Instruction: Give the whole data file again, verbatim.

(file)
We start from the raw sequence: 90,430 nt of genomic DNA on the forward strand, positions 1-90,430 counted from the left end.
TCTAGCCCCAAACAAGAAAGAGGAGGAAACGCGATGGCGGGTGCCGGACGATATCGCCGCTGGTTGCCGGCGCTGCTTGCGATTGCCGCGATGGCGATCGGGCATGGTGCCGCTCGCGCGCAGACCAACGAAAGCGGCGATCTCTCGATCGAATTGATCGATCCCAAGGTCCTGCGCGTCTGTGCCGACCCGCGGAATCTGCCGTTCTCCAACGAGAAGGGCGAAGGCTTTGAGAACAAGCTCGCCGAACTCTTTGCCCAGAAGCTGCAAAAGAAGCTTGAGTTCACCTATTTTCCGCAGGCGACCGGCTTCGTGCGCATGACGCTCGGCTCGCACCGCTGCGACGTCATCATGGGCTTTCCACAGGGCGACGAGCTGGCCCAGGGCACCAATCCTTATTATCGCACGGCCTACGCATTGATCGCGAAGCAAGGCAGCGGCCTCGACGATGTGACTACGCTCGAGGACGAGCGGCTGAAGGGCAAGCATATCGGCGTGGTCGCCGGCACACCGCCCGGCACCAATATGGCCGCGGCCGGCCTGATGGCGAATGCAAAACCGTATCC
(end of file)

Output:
We start from the raw sequence: 90,430 nt of genomic DNA on the forward strand, positions 1-90,430 counted from the left end.
TCTAGCCCCAAACAAGAAAGAGGAGGAAACGCGATGGCGGGTGCCGGACGATATCGCCGCTGGTTGCCGGCGCTGCTTGCGATTGCCGCGATGGCGATCGGGCATGGTGCCGCTCGCGCGCAGACCAACGAAAGCGGCGATCTCTCGATCGAATTGATCGATCCCAAGGTCCTGCGCGTCTGTGCCGACCCGCGGAATCTGCCGTTCTCCAACGAGAAGGGCGAAGGCTTTGAGAACAAGCTCGCCGAACTCTTTGCCCAGAAGCTGCAAAAGAAGCTTGAGTTCACCTATTTTCCGCAGGCGACCGGCTTCGTGCGCATGACGCTCGGCTCGCACCGCTGCGACGTCATCATGGGCTTTCCACAGGGCGACGAGCTGGCCCAGGGCACCAATCCTTATTATCGCACGGCCTACGCATTGATCGCGAAGCAAGGCAGCGGCCTCGACGATGTGACTACGCTCGAGGACGAGCGGCTGAAGGGCAAGCATATCGGCGTGGTCGCCGGCACACCGCCCGGCACCAATATGGCCGCGGCCGGCCTGATGGCGAATGCAAAACCGTATCC